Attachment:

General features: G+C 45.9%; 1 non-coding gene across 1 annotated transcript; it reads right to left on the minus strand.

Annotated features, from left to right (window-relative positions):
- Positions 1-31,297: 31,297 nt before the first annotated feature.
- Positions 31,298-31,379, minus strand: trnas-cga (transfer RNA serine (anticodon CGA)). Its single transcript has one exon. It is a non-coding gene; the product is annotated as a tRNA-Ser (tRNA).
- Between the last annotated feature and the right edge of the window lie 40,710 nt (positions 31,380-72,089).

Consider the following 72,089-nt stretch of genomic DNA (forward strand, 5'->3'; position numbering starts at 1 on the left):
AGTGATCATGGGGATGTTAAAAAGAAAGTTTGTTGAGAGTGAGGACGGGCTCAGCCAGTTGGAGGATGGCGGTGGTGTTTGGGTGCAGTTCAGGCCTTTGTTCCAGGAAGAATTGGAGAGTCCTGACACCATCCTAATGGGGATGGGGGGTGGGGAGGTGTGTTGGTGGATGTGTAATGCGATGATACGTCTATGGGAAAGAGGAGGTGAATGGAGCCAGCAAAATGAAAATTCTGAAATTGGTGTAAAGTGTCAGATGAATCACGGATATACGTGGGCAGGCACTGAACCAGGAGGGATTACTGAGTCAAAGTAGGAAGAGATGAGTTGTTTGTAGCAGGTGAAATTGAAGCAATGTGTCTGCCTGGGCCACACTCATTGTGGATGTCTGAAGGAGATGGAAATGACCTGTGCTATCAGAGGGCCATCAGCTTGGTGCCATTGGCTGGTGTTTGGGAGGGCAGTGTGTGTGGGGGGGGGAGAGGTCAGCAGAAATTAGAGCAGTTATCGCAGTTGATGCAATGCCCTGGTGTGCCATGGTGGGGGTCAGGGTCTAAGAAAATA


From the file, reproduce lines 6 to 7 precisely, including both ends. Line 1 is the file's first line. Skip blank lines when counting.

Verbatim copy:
Consider the following 72,089-nt stretch of genomic DNA (forward strand, 5'->3'; position numbering starts at 1 on the left):
AGTGATCATGGGGATGTTAAAAAGAAAGTTTGTTGAGAGTGAGGACGGGCTCAGCCAGTTGGAGGATGGCGGTGGTGTTTGGGTGCAGTTCAGGCCTTTGTTCCAGGAAGAATTGGAGAGTCCTGACACCATCCTAATGGGGATGGGGGGTGGGGAGGTGTGTTGGTGGATGTGTAATGCGATGATACGTCTATGGGAAAGAGGAGGTGAATGGAGCCAGCAAAATGAAAATTCTGAAATTGGTGTAAAGTGTCAGATGAATCACGGATATACGTGGGCAGGCACTGAACCAGGAGGGATTACTGAGTCAAAGTAGGAAGAGATGAGTTGTTTGTAGCAGGTGAAATTGAAGCAATGTGTCTGCCTGGGCCACACTCATTGTGGATGTCTGAAGGAGATGGAAATGACCTGTGCTATCAGAGGGCCATCAGCTTGGTGCCATTGGCTGGTGTTTGGGAGGGCAGTGTGTGTGGGGGGGGGAGAGGTCAGCAGAAATTAGAGCAGTTATCGCAGTTGATGCAATGCCCTGGTGTGCCATGGTGGGGGTCAGGGTCTAAGAAAATA